“Clearly his family upbringing, his school days here in Augher and Aughnacloy, his gardening apprenticeship at Favour Royal Manor, planted, in the young man from these parts, qualities and gifts that matured to make him a confident, fearless and faith-filled leader, someone one who would leave a significant mark on Church and society of his time. Places such as Saint Patrick’s Cathedral New York and the great Fordham University look to him as their founder, but his deeper contribution to the identity, status and pride of Irish Americans cannot be overshadowed by these accolades.
“People laughed when Archbishop Hughes began to plan a Cathedral on what was then the remote 51st Street far out on 5th Avenue. They called it ‘Hughes Folly’ but time would show that, as on many other issues, Archbishop Hughes was ahead of the rest in anticipating the growth and future strategic importance of mid-Manhattan.
“The first Archbishop of New York was a distinguished and celebrity visitor to Ireland and Europe on many occasions – Cardinal Cullen invited him to preach at the opening of the Newman University Church in Dublin and he was an influential and persuasive speaker on many topical issues of the day.
“Thirty years or so after he left home, he returned to his native Annaloghan and to this Church which served as the Cathedral of the diocese of Clogher at the time. One of his early biographers, John Hassard (1866) describes the Archbishop’s delight at seeing all the familiar places of his childhood, and at the warm welcome he received from his old neighbours and school friends – Catholic and Protestant alike. He writes: ‘there were many yet living who remembered him as a poor farmer’s boy; and among the foremost to show him attention was Mr Moutray in whose garden he used to work … On the Feast of the Epiphany a great number of his relatives and early friends were collected to hear him preach.’
“I wonder what Archbishop Hughes would say or preach about if he was here today!”
“This Ulster History Circle Blue Plaque, like many others across these northern counties, invites us to be informed about interesting and important people like John Hughes who lived among us and who have helped to shape history. The History Circle recognises that these are people who are worthy of honour and mention here in their native counties and parishes. I thank the Ulster History Circle, the Parish of Clogher and the Clogher Historical Society and all those who have made it possible. It is an honour for me to unveil this plaque to the First Archbishop of New York and I am delighted that the tenth Archbishop of New York, Cardinal Timothy Dolan has sent us all a message for the occasion.”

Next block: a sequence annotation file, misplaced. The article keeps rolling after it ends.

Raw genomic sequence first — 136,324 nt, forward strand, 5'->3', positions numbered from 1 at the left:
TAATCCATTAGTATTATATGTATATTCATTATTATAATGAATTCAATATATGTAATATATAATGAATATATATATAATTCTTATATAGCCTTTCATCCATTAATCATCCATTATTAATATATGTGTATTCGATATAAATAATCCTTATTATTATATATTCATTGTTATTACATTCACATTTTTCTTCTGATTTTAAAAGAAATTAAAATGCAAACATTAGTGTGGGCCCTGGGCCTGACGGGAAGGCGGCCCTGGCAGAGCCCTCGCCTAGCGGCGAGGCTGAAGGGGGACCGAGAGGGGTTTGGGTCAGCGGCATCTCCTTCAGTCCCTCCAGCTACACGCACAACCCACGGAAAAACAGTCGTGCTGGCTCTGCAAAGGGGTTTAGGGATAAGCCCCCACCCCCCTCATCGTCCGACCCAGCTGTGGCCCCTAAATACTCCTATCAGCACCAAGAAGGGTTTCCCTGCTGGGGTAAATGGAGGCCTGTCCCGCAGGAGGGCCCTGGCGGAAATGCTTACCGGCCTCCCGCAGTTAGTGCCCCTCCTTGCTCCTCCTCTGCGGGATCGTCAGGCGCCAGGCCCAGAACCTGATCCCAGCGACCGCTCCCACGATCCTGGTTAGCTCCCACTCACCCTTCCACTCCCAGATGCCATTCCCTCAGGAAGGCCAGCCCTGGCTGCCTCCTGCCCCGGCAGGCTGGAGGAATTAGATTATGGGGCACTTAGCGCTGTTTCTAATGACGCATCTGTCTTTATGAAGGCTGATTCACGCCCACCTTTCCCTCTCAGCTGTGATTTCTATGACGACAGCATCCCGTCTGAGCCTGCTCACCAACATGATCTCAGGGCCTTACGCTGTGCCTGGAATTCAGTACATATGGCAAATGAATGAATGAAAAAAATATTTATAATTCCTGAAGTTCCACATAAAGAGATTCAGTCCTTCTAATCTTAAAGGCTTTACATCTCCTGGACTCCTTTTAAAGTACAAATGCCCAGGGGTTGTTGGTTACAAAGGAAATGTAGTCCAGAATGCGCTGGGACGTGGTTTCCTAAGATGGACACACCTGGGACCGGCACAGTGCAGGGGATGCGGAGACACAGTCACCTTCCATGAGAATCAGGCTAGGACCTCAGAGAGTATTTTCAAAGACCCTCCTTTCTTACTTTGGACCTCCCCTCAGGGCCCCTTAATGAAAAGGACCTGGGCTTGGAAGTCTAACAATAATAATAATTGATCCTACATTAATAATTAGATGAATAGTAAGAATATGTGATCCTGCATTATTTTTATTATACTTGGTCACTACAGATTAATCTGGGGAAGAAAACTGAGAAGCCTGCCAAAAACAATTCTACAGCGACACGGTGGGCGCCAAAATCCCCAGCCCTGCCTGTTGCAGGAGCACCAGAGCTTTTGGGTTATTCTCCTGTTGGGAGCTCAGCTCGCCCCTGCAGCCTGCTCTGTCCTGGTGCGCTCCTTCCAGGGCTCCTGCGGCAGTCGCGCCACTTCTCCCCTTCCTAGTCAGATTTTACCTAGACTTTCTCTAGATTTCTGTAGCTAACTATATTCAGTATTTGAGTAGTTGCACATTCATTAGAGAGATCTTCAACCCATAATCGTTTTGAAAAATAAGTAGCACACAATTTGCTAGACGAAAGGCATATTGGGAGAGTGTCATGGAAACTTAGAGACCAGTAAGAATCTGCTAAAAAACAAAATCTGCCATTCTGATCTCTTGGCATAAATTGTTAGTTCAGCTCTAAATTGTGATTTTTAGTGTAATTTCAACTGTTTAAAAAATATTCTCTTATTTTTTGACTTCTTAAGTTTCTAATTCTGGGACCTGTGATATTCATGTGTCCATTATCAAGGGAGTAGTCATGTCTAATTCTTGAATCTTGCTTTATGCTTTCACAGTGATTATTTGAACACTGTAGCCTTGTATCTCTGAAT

Archbishop Martin then conveyed the good wishes of Cardinal Timothy Dolan, Archbishop of New York, who stated in a dedicated message for this special occasion:
“It is a joy to send greetings from the Archdiocese of New York on the auspicious occasion of the unveiling of a blue plaque to commemorate Archbishop John Joseph Hughes in his native parish. His achievements, coming from a humble background in Co Tyrone, Ireland, from where he emigrated to the United States, are worthy of special mention. He distinguished himself by becoming the first Archbishop of New York, founding Saint Patrick’s Cathedral, as well as Fordham University (formerly Saint John’s College). Here in the United States, we owe Archbishop Hughes a great debt of gratitude, and so it is only right that we reflect with pride on his life. May I wish you every success with your plaque unveiling to a truly deserving figure who became one of the most influential men of his time and won the respect of many. We just put up a bronze bust of him at the entrance to the Basilica of Old Saint Patrick’s Cathedral, so we are united in this tribute to a great man.”